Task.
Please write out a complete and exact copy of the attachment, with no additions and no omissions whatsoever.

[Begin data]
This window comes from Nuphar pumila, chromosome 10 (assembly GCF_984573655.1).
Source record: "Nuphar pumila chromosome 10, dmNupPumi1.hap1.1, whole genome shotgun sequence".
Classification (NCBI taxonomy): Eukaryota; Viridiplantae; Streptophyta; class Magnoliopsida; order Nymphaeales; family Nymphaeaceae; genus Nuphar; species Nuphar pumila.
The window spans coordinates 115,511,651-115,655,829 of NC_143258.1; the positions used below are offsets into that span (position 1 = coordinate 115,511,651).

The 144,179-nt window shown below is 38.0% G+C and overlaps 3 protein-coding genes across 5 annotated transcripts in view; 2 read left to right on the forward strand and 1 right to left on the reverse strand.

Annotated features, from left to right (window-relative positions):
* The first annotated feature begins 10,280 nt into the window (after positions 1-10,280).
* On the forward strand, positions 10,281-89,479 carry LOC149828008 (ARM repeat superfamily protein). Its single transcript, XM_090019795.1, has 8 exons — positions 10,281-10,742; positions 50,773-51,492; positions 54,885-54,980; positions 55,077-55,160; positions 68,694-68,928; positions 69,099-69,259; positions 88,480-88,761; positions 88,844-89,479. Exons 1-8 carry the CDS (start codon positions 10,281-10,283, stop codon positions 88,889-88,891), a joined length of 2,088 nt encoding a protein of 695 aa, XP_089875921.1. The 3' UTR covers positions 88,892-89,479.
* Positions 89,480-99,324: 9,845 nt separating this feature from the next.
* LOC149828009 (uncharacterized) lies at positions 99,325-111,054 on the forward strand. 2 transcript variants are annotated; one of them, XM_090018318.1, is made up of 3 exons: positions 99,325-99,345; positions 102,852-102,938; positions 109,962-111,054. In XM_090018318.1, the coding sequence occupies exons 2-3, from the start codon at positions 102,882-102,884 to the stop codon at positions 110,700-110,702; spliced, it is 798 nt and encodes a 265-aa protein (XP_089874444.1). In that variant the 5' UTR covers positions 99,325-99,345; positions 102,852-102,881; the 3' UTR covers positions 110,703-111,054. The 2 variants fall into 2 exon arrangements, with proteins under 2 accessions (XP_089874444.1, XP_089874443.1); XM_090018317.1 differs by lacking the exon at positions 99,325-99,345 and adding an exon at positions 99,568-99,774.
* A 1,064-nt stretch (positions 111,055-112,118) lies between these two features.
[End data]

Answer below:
This window comes from Nuphar pumila, chromosome 10 (assembly GCF_984573655.1).
Source record: "Nuphar pumila chromosome 10, dmNupPumi1.hap1.1, whole genome shotgun sequence".
Classification (NCBI taxonomy): Eukaryota; Viridiplantae; Streptophyta; class Magnoliopsida; order Nymphaeales; family Nymphaeaceae; genus Nuphar; species Nuphar pumila.
The window spans coordinates 115,511,651-115,655,829 of NC_143258.1; the positions used below are offsets into that span (position 1 = coordinate 115,511,651).

The 144,179-nt window shown below is 38.0% G+C and overlaps 3 protein-coding genes across 5 annotated transcripts in view; 2 read left to right on the forward strand and 1 right to left on the reverse strand.

Annotated features, from left to right (window-relative positions):
* The first annotated feature begins 10,280 nt into the window (after positions 1-10,280).
* On the forward strand, positions 10,281-89,479 carry LOC149828008 (ARM repeat superfamily protein). Its single transcript, XM_090019795.1, has 8 exons — positions 10,281-10,742; positions 50,773-51,492; positions 54,885-54,980; positions 55,077-55,160; positions 68,694-68,928; positions 69,099-69,259; positions 88,480-88,761; positions 88,844-89,479. Exons 1-8 carry the CDS (start codon positions 10,281-10,283, stop codon positions 88,889-88,891), a joined length of 2,088 nt encoding a protein of 695 aa, XP_089875921.1. The 3' UTR covers positions 88,892-89,479.
* Positions 89,480-99,324: 9,845 nt separating this feature from the next.
* LOC149828009 (uncharacterized) lies at positions 99,325-111,054 on the forward strand. 2 transcript variants are annotated; one of them, XM_090018318.1, is made up of 3 exons: positions 99,325-99,345; positions 102,852-102,938; positions 109,962-111,054. In XM_090018318.1, the coding sequence occupies exons 2-3, from the start codon at positions 102,882-102,884 to the stop codon at positions 110,700-110,702; spliced, it is 798 nt and encodes a 265-aa protein (XP_089874444.1). In that variant the 5' UTR covers positions 99,325-99,345; positions 102,852-102,881; the 3' UTR covers positions 110,703-111,054. The 2 variants fall into 2 exon arrangements, with proteins under 2 accessions (XP_089874444.1, XP_089874443.1); XM_090018317.1 differs by lacking the exon at positions 99,325-99,345 and adding an exon at positions 99,568-99,774.
* A 1,064-nt stretch (positions 111,055-112,118) lies between these two features.